This foraging adventure is a good lesson to stay open-minded to what you might be able to find when looking for wild plants. While reading through the ‘Forager Handbook’ by Miles Irving, which is essential reading if you want to discover just how many common plants are actually edible, I came across a plant called Indian Balsam (Impatiens grandiflora). This invasive species has come all the way from the Himalayas and made its escape from gardens into the wild. This has been helped no doubt by the plant’s production of explosive seed pods, that when touched unfurl like a spring, shooting seeds in all directions. As an added bonus the seeds are edible. Given the plant’s exotic name, I had simply assumed I’d be unlikely to find it in my locality. It turns out this assumption was misguided. While walking with a friend I came across a pretty, hooded flower growing by a river. I assumed it might be something poisonous and just took a photo, since I know a few hooded flowers that belong to deadly plants such as Monk’s Hood (Aconitum napellus) which can prove toxic just from picking the leaves!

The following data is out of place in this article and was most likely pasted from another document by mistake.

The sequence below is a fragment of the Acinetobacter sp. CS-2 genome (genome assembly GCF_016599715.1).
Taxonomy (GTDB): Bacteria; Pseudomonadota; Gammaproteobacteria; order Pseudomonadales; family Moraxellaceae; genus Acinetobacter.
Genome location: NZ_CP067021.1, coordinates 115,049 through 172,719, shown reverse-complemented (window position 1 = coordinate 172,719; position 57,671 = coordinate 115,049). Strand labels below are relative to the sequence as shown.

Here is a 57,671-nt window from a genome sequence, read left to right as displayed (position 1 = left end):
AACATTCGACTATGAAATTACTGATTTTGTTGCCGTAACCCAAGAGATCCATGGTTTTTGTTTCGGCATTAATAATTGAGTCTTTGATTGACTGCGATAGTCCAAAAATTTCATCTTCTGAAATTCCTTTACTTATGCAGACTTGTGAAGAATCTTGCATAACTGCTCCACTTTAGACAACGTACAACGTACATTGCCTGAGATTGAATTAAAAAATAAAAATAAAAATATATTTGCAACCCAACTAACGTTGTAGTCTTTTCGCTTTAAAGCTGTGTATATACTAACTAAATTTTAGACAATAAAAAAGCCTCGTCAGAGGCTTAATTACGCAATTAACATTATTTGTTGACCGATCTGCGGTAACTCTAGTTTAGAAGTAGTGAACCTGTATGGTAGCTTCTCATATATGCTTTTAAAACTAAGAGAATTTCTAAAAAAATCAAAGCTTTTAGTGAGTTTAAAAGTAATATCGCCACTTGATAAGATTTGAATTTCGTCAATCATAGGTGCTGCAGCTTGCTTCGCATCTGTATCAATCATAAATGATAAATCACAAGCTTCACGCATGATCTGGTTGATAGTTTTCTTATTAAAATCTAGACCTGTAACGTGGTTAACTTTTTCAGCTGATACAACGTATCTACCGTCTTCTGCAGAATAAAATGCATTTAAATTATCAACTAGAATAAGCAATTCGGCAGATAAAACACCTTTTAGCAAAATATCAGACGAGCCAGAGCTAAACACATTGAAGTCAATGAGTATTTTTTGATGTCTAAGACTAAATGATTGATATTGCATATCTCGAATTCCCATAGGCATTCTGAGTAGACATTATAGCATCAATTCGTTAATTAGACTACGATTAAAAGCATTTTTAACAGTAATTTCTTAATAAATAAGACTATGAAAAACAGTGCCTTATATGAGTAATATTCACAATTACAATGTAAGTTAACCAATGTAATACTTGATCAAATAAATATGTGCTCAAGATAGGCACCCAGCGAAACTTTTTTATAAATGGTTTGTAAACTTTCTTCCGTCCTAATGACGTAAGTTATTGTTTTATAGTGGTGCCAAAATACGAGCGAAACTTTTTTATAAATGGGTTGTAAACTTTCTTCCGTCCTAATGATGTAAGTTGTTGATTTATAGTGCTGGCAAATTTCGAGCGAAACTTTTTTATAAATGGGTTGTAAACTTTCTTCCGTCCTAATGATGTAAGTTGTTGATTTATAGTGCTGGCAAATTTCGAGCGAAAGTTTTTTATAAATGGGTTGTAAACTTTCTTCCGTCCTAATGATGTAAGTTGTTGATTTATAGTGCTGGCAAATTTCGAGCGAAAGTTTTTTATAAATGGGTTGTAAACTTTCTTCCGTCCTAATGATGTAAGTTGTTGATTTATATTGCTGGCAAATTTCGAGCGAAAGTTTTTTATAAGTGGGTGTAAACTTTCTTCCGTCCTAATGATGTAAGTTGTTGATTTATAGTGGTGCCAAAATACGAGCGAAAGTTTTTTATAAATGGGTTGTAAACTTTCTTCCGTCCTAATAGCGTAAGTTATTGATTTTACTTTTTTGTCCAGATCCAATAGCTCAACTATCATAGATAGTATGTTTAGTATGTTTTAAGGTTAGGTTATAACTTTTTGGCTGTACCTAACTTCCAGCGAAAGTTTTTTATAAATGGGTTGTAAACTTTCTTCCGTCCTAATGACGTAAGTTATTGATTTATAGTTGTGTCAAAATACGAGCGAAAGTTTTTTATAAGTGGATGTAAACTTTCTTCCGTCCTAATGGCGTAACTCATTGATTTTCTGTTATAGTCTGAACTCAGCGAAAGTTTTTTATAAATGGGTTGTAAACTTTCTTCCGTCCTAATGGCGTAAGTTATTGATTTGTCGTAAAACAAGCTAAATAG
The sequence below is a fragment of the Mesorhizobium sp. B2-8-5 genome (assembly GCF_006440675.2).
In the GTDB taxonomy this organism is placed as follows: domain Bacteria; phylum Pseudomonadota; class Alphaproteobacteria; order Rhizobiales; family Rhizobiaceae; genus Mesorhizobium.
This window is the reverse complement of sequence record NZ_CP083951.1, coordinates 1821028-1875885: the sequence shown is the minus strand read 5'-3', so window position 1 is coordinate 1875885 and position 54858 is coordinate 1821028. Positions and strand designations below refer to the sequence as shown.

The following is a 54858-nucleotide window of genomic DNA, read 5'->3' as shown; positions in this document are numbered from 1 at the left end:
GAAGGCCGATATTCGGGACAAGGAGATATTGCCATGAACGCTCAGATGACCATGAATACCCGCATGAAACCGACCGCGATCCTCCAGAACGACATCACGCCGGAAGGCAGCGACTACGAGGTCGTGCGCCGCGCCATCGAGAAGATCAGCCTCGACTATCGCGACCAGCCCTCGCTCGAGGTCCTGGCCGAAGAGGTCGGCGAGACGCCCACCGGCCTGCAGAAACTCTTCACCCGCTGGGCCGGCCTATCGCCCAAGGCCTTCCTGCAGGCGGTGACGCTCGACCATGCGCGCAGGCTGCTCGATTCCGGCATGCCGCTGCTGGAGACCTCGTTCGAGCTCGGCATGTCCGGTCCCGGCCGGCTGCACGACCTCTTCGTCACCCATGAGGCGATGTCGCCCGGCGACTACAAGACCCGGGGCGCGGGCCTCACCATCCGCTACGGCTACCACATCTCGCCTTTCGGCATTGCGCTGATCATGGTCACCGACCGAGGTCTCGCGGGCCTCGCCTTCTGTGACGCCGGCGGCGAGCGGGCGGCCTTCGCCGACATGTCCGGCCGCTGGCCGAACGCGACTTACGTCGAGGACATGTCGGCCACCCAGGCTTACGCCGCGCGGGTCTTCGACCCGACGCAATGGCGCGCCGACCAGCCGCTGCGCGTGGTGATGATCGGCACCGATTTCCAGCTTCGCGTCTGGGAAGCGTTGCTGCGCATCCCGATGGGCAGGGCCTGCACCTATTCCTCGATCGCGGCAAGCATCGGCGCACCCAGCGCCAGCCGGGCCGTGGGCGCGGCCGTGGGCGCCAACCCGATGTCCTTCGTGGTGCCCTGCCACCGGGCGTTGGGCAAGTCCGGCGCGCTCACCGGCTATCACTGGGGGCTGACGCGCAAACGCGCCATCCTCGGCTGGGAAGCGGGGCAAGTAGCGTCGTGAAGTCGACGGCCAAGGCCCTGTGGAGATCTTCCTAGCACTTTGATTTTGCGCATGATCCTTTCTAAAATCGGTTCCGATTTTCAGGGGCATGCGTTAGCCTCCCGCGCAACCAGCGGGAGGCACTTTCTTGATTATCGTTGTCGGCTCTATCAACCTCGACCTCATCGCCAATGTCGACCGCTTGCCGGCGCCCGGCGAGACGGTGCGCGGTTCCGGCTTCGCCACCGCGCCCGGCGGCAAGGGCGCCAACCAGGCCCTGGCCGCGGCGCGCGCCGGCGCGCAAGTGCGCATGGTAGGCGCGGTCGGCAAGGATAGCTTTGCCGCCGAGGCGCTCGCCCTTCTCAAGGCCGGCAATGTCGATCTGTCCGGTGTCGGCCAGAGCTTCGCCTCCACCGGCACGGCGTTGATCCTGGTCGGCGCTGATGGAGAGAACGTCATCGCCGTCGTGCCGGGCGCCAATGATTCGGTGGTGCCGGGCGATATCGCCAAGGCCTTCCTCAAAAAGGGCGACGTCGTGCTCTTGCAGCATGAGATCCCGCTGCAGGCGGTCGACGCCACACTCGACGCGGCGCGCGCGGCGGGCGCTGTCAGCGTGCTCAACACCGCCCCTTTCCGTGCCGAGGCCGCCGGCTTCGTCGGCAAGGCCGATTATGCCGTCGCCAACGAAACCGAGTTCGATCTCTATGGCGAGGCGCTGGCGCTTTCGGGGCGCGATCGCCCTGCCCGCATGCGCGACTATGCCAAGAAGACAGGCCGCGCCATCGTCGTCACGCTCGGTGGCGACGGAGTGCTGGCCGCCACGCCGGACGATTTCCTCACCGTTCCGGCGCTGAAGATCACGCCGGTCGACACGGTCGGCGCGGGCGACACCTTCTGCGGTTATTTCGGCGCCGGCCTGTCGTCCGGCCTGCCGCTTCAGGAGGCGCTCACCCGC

When I later identified the plant in the photo I realised it was Indian Balsam, and the following evening I headed back to the river to see the pods in action and find out what the seeds tasted like. As you can see from the video, the pods didn’t disappoint, with the ripe ones exploding at the slightest touch. The seeds themselves were fairly unimpressive, tasting bland whether in their less-ripe cream or dark ripened forms. Any ideas I had about this being an exotic rarity where totally quashed when I later visited a park in Hereford, and found the entire riverbank was overgrown for miles with almost nothing but Indian Balsam.
So next time you are near a riverbank lookout for the pretty hooded flowers and bizarre exploding seed pods and see what you think of the taste. Apparently, the seeds can be toasted too, which might bring out some more flavour!